About five or ten minutes into the movie, some in the audience, especially the ones who knew something about the era of Jim Crow or legal segregation in America, realized that this would not be the case. One of the first scenes featured a usually smiling Louis Armstrong, not grinning from ear to ear. He was having second thoughts about going on any "good will" trip. "The way they are treating my people down in the South the government can go to hell," he said, referring to how poorly African-American students were treated when they tried to desegregate a school in Little Rock, Arkansas in 1957. That statement, that quote from someone who most folks considered a "non-threatening Negro" or a "happy Uncle Tom," pretty much summed up how the 90-minute movie would bring blank stares and silence from those in the audience who came to see a movie about a "jazz jam session" and a smile and an a-men or two from those who knew better.

Another highlight was when Adam Clayton Powell, Jr. United States Representative from Harlem, who was the first to advocate using jazz musicians as good will ambassadors, introduced Cheraw, South Carolina native trumpeter John Birks "Dizzy" Gillespie as being a perfect and "cool" ambassador. In the movie, historian Robin D.G. Kelley explained the irony: "Dizzy was already well known throughout the world. He was known internationally, had fans all over the world. Dizzy was also a card-carrying member of the Communist Party who had been an activist in the civil rights movement for years." Dizzy's band drummer Charlie Persip, who accompanied Dizzy on the tour and who appeared in the movie, said: "Dizzy didn't sugar coat some the horrors that black people were experiencing. He was not about to let America off the hook. We all felt that way." The movie also quotes Duke Ellington talking about how "the Negroes," as he called them, were rightly protesting their condition in America and that he thought it was time for their status to improve.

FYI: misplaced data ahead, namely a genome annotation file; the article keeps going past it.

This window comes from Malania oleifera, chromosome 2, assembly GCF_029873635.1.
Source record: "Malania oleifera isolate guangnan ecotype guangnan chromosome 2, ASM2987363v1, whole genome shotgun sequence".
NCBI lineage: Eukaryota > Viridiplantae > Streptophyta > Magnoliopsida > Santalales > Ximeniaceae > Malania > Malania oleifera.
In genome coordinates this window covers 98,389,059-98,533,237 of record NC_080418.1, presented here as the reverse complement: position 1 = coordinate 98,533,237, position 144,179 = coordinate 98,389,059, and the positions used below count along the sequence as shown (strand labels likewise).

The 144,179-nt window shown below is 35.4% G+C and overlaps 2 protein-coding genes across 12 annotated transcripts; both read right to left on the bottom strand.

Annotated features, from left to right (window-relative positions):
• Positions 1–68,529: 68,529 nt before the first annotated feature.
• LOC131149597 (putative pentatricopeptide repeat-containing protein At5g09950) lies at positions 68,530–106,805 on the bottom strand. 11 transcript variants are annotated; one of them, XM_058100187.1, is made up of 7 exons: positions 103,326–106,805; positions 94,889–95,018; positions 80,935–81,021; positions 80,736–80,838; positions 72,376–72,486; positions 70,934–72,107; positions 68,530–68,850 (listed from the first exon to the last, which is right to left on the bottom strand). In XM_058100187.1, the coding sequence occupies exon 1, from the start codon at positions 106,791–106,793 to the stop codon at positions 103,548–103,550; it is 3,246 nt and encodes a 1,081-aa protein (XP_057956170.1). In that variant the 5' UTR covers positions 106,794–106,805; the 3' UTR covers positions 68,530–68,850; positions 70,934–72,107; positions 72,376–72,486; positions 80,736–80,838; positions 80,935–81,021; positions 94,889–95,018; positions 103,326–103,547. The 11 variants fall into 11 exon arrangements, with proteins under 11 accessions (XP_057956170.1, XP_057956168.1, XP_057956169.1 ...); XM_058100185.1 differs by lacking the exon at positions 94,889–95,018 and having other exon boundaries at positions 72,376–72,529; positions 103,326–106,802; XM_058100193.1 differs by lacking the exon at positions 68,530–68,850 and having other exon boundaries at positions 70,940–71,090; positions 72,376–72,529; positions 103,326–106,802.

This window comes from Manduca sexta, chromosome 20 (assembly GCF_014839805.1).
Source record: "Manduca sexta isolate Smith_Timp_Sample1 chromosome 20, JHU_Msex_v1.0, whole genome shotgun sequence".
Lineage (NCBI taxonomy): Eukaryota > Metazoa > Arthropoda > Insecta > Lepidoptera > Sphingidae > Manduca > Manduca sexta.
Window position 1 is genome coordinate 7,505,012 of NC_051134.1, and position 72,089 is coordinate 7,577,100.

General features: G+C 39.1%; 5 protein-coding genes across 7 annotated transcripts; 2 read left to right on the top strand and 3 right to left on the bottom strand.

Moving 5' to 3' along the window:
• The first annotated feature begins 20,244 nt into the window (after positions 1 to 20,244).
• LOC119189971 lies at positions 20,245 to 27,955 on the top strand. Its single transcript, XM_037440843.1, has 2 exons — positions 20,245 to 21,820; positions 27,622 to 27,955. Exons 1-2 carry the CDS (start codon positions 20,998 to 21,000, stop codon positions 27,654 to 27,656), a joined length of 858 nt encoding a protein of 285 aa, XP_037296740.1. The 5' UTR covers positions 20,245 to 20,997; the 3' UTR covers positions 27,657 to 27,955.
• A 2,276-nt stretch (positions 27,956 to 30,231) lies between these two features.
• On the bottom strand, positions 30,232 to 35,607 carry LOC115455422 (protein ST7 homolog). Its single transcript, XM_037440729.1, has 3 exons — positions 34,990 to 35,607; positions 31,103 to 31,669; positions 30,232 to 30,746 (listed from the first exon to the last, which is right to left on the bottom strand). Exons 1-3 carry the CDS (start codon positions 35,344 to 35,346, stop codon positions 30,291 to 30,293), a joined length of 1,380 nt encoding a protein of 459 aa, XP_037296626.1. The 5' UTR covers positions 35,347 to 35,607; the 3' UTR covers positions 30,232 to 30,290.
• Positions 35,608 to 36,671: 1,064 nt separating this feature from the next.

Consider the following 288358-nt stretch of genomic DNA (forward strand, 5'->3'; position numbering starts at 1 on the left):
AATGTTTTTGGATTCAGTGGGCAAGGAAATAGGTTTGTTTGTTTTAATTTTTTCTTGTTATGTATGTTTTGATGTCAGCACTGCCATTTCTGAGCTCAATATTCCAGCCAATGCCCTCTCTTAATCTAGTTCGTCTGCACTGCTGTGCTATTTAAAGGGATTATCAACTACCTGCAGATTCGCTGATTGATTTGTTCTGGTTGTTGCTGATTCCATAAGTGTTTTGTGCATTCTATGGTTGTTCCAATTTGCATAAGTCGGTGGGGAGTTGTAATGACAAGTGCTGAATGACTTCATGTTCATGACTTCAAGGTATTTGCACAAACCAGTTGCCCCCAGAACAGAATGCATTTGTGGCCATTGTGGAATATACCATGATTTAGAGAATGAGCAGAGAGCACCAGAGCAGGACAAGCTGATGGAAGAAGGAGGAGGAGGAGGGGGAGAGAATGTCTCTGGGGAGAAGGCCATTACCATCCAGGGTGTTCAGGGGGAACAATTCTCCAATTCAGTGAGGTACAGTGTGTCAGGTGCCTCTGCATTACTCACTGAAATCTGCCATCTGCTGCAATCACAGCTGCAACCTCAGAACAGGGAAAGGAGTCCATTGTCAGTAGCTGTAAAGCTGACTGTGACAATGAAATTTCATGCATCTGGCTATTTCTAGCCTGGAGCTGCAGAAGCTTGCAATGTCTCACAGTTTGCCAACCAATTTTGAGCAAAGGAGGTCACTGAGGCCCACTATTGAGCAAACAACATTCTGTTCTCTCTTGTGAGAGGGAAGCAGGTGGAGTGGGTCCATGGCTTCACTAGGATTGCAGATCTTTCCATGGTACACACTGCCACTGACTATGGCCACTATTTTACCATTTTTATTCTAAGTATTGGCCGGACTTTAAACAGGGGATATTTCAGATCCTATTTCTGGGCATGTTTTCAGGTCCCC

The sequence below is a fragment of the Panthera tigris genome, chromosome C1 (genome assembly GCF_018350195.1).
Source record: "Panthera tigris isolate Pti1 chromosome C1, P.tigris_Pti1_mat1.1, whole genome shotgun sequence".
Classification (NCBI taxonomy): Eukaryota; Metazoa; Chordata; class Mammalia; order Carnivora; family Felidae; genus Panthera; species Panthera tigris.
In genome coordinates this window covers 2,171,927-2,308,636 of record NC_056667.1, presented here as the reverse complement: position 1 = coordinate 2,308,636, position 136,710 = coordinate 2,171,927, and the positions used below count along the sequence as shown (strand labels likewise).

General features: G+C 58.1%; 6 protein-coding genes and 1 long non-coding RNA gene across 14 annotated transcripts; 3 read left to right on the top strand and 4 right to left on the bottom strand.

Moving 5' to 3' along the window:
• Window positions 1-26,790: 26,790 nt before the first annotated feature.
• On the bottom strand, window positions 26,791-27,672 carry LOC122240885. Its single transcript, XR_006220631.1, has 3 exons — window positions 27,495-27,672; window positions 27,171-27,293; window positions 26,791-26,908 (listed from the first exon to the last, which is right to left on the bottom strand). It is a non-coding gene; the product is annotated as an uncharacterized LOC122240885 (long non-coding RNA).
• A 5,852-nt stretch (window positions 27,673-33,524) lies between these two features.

Thus, the movie "The Jazz Ambassadors" made a serious and a thought-provoking impact on the crowd at its April 8, 2018 world premiere in Durham, North Carolina, that sunny Sunday morning, so much so, that there was complete quiet when it was over. Finally, after a few long seconds, there was applause. The director Hugo Berkeley, a Princeton University graduate with a British accent, took a few questions, expressed his thanks to all who came out. He admitted that he was surprised to see the capacity crowd and said that he hadn't been aware of North Carolina's role in the history of jazz music.

Later, the film went on a tour, with stops, which included The Newport Beach (California) Film Festival, The Smithsonian Institution in Washington, D.C., and The Harlem International Film Festival, where it won an award for the best documentary film for 2018. In the spring of 2018, it was also shown on UK BBC4 television and on America's Public Broadcasting System (PBS). "The Jazz Ambassadors" is also available on DVD (www.pbs.org).

More Information: https://www.pbs.org